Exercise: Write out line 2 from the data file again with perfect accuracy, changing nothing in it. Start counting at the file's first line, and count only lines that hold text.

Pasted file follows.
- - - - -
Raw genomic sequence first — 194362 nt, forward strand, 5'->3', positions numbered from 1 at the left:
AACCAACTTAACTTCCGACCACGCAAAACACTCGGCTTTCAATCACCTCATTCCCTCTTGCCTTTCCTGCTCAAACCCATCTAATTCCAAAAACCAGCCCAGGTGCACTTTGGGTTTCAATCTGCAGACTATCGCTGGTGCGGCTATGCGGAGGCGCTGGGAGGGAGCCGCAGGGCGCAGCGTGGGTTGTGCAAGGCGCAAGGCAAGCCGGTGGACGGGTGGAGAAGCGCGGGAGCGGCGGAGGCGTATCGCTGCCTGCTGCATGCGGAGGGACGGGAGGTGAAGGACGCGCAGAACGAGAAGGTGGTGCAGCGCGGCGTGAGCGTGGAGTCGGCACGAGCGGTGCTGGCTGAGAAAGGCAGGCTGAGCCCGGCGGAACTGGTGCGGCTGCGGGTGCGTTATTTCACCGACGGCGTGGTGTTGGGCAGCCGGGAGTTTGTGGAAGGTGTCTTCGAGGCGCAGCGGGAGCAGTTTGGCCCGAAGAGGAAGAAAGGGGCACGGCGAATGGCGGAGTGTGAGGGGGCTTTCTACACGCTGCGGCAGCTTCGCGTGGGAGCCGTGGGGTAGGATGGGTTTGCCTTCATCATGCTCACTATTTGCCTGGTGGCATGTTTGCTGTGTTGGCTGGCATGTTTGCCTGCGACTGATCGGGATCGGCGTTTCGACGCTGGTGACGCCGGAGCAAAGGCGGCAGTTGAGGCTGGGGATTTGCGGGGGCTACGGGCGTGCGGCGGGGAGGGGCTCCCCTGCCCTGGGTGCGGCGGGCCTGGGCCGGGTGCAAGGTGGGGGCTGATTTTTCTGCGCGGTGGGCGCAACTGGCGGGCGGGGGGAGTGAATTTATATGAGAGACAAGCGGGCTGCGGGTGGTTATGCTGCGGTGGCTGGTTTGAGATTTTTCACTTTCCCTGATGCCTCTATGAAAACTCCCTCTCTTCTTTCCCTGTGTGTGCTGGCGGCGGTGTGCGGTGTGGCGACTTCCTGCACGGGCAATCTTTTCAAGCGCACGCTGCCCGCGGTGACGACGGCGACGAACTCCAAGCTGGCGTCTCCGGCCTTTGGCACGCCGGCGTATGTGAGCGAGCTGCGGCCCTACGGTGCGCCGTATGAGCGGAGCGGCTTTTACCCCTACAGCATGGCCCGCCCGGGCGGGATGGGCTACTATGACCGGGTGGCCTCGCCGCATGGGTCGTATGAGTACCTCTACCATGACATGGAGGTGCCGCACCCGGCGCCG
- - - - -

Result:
AACCAACTTAACTTCCGACCACGCAAAACACTCGGCTTTCAATCACCTCATTCCCTCTTGCCTTTCCTGCTCAAACCCATCTAATTCCAAAAACCAGCCCAGGTGCACTTTGGGTTTCAATCTGCAGACTATCGCTGGTGCGGCTATGCGGAGGCGCTGGGAGGGAGCCGCAGGGCGCAGCGTGGGTTGTGCAAGGCGCAAGGCAAGCCGGTGGACGGGTGGAGAAGCGCGGGAGCGGCGGAGGCGTATCGCTGCCTGCTGCATGCGGAGGGACGGGAGGTGAAGGACGCGCAGAACGAGAAGGTGGTGCAGCGCGGCGTGAGCGTGGAGTCGGCACGAGCGGTGCTGGCTGAGAAAGGCAGGCTGAGCCCGGCGGAACTGGTGCGGCTGCGGGTGCGTTATTTCACCGACGGCGTGGTGTTGGGCAGCCGGGAGTTTGTGGAAGGTGTCTTCGAGGCGCAGCGGGAGCAGTTTGGCCCGAAGAGGAAGAAAGGGGCACGGCGAATGGCGGAGTGTGAGGGGGCTTTCTACACGCTGCGGCAGCTTCGCGTGGGAGCCGTGGGGTAGGATGGGTTTGCCTTCATCATGCTCACTATTTGCCTGGTGGCATGTTTGCTGTGTTGGCTGGCATGTTTGCCTGCGACTGATCGGGATCGGCGTTTCGACGCTGGTGACGCCGGAGCAAAGGCGGCAGTTGAGGCTGGGGATTTGCGGGGGCTACGGGCGTGCGGCGGGGAGGGGCTCCCCTGCCCTGGGTGCGGCGGGCCTGGGCCGGGTGCAAGGTGGGGGCTGATTTTTCTGCGCGGTGGGCGCAACTGGCGGGCGGGGGGAGTGAATTTATATGAGAGACAAGCGGGCTGCGGGTGGTTATGCTGCGGTGGCTGGTTTGAGATTTTTCACTTTCCCTGATGCCTCTATGAAAACTCCCTCTCTTCTTTCCCTGTGTGTGCTGGCGGCGGTGTGCGGTGTGGCGACTTCCTGCACGGGCAATCTTTTCAAGCGCACGCTGCCCGCGGTGACGACGGCGACGAACTCCAAGCTGGCGTCTCCGGCCTTTGGCACGCCGGCGTATGTGAGCGAGCTGCGGCCCTACGGTGCGCCGTATGAGCGGAGCGGCTTTTACCCCTACAGCATGGCCCGCCCGGGCGGGATGGGCTACTATGACCGGGTGGCCTCGCCGCATGGGTCGTATGAGTACCTCTACCATGACATGGAGGTGCCGCACCCGGCGCCG